Puti Tīpene Wātene, popularly known as Steve, was born in Kirikiri, Thames, on 18 August 1910, the only child of Rose Maria Savage (Hāwete) of Te Arawa and Te Whānau-ā-Apanui, and her second husband, Toke Wātene, a farmer of Ngāti Maru descent. He had a half-brother from his mother’s first marriage, and his parents also fostered more than 30 children. His paternal grandparents were Mita Wātene and his wife, Kataraina Mātene, the daughter of Mātene Te NgĀ, a noted Ngāti Maru chief. He had strong connections to the Tainui, Te Arawa, Mātaatua, Horouta and Tākitimu canoes. His iwi and hapū affiliations included Ngāti Te Aute, Ngāti Whanaunga, Ngāti Hauāuru, Ngāti Paoa and Ngāti Tamaterā.
The Wātene family were devout members of the Church of Jesus Christ of Latter-day Saints, and Tīpene, who was baptised on 1 September 1918 at the age of eight, was to retain a strong Mormon faith throughout his life. He attended Thames High School, Ōpōtiki District High School and then the Mormon church’s Māori Agricultural College in Hawke’s Bay. After leaving college he moved to Auckland, where he worked variously as a labourer and clerk. An exceptional sportsman, Wātene achieved great success in rugby league, captaining the Manukau club and the provincial team. He captained the New Zealand rugby league team in three tests in 1936 and 1937, and led the Māori team to a famous victory over Australia in 1937. George Nēpia and Jack Hemi were two of a number of outstanding footballers to play under his leadership. At the end of his playing career he became a coach and selector. About 1931, in Auckland, Wātene married Phyllis May Rukutai, a Tainui woman from Kōmata, Hauraki.
During the 1940s and 1950s Wātene became involved in the integration of rural Māori to the urban environment, particularly in the Mount Wellington – Tāmaki area. As well as helping to arrange state housing for the newcomers, he was instrumental in the formation of Ngāti Muturangi Māori Club and in 1948 helped establish the Māori Community Centre in Fanshawe Street, Auckland, a forerunner of modern urban marae. During the 1951 waterfront dispute Wātene and two others toured tribal districts on behalf of the New Zealand Waterside Workers’ Union to discourage Māori from volunteering as strike-breakers. In 1953 he was elected to the Mount Wellington Borough Council, serving for three years. He was also a member of the Tāmaki School Committee. Wātene Road in Mount Wellington was named in his honour after he left the borough.
Around 1956 the family moved to Petone, where Steve Wātene became a hostel manager and industrial welfare officer for the Gear Meat Company. He worked closely with trade unions and earned a reputation as a man of fairness and strong convictions. He was a member of the Petone Borough Council (1962–65) and became chairman of its works committee. He served on the administrative committee of the New Zealand Māori Council and worked for the Māori Education Foundation. His commitment to education was spurred by his belief in its importance to the development of Māori self-determination.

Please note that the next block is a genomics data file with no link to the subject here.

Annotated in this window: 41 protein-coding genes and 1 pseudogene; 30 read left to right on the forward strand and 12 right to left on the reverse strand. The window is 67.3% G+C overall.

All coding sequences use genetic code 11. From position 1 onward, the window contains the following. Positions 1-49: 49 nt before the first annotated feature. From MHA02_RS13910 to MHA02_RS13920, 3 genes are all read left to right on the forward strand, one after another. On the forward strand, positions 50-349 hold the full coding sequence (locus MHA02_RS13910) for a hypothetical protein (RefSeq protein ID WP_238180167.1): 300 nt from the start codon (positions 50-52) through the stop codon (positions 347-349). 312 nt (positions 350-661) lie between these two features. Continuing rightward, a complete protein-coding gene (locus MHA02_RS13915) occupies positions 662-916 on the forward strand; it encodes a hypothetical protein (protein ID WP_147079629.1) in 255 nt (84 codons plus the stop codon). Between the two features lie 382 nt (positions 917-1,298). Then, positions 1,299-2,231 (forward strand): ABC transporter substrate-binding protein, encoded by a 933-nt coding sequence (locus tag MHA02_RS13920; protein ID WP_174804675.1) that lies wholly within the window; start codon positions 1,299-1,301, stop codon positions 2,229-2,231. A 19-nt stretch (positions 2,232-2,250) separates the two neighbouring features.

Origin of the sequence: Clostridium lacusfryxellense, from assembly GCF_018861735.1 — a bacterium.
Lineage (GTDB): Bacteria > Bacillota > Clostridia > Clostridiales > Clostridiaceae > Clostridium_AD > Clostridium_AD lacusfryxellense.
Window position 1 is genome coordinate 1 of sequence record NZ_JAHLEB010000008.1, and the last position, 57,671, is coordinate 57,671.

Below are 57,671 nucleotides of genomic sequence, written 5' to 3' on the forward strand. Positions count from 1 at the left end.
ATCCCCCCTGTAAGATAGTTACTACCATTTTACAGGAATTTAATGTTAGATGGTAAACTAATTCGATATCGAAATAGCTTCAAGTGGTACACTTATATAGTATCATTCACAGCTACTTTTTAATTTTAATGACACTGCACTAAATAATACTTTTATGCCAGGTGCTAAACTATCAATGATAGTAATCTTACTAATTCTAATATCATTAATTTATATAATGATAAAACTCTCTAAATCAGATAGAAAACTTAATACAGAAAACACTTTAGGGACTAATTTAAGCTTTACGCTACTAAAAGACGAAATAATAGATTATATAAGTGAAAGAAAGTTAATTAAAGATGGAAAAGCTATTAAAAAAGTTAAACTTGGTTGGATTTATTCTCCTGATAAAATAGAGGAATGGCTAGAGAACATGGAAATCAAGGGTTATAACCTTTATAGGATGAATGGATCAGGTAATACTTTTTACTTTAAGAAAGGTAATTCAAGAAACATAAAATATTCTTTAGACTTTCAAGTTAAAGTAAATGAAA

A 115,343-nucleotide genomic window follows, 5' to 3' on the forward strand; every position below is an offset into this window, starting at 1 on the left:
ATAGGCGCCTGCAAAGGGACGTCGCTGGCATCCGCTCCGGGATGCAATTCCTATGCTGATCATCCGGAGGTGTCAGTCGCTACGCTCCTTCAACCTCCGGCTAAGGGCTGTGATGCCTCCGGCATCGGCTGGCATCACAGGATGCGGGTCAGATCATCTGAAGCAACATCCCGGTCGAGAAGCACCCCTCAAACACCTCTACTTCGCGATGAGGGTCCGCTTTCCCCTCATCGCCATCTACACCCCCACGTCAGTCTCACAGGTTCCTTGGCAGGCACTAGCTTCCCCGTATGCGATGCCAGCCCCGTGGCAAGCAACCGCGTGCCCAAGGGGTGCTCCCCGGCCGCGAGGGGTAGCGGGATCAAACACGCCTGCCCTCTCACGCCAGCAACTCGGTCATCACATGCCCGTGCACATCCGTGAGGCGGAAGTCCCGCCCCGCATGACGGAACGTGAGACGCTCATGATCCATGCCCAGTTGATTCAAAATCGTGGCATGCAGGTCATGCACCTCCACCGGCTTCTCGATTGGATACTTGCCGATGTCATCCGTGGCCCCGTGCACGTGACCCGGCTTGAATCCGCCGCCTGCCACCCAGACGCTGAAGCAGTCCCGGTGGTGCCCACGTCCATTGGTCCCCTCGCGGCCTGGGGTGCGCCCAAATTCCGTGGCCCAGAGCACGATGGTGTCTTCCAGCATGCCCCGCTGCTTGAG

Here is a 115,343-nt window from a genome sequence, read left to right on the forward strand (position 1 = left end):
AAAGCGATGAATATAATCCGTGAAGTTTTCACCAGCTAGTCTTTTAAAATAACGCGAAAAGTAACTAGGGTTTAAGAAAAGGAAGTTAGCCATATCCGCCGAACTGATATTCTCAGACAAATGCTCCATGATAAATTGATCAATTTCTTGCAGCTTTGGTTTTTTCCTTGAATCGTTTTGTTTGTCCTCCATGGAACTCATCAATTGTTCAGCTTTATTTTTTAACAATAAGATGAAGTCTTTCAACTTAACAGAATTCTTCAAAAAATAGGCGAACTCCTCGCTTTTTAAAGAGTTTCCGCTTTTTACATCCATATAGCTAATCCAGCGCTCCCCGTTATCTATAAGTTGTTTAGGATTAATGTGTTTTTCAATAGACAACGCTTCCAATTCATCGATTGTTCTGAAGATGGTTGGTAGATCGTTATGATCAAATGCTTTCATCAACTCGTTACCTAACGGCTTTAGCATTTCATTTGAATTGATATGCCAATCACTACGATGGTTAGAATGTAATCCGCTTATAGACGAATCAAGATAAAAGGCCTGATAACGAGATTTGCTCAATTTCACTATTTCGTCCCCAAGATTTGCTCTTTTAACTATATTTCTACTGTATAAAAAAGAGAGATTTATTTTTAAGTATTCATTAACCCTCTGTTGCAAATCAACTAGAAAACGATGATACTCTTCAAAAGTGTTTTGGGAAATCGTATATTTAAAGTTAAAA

Active in the New Zealand Labour Party, Wātene served on the Māori Advisory Committee and its successor, the Māori Policy Committee, from 1955, chairing the latter from 1958 to 1963. He represented Māori on the party’s national executive for six years, and was elected as Labour MP for Eastern Māori in November 1963. A Mormon, he broke the stranglehold of the Ratana movement on the Māori seats, and he was known to hold different political and social views from the Ratana–Labour members. Wātene was an effective MP, respected by both sides of the House, and a staunch advocate for Māori interests. He was acutely aware of the plight of his constituents and remained accessible to their concerns. A fierce opponent of land sales, he criticised Ralph Hanan’s Māori Purposes Bill 1965, which amended the Māori Affairs Act 1953 and other legislation, and argued against the removal of the meeting house and cemetery at Ruamata marae to make way for Rotorua’s airport. He also vehemently challenged racist or patronising remarks in the House.
Deeply committed to the Treaty of Waitangi, Wātene maintained a traditional view of the rights and duties embodied in the relationship between Māori and the Crown. He saw the treaty as a guarantee of Māori parliamentary participation, and supported increasing the number of Māori seats. After his father’s death in 1955 he had become a spokesman for Ngāti Maru in their claims over the Hauraki goldfields.
While he supported integration, Wātene also believed in Māori self-sufficiency. He urged that the country’s wealth be spread evenly and expressed his concern about the widening gap between Māori and Pākehā. However, he saw the role of the government as creating an environment where people might thrive as a result of their labours, not as a welfare agency. He foresaw continued urbanisation, and argued that, as well as education, Māori needed realistic employment opportunities.
In 1966 Wātene represented the New Zealand Parliament at an Inter-Parliamentary Union conference in Tehran. He was one of the first Māori to represent Parliament at such a level. The following year, on 14 June 1967, he died at Parliament Buildings, Wellington. He suffered a heart attack while cross-examining a witness at a sitting of the Māori Affairs Committee on the controversial Māori Affairs Amendment Bill. Wātene had feared that the bill would lead to the continued alienation of Māori land, an issue at the heart of his mission as an MP. After a large tangihanga at Te Tatau-o-te-Pō marae, Lower Hutt, and a funeral service at the local Mormon church, he was buried at Te Puni cemetery, Petone. He was survived by his wife Phyllis and 11 of his children.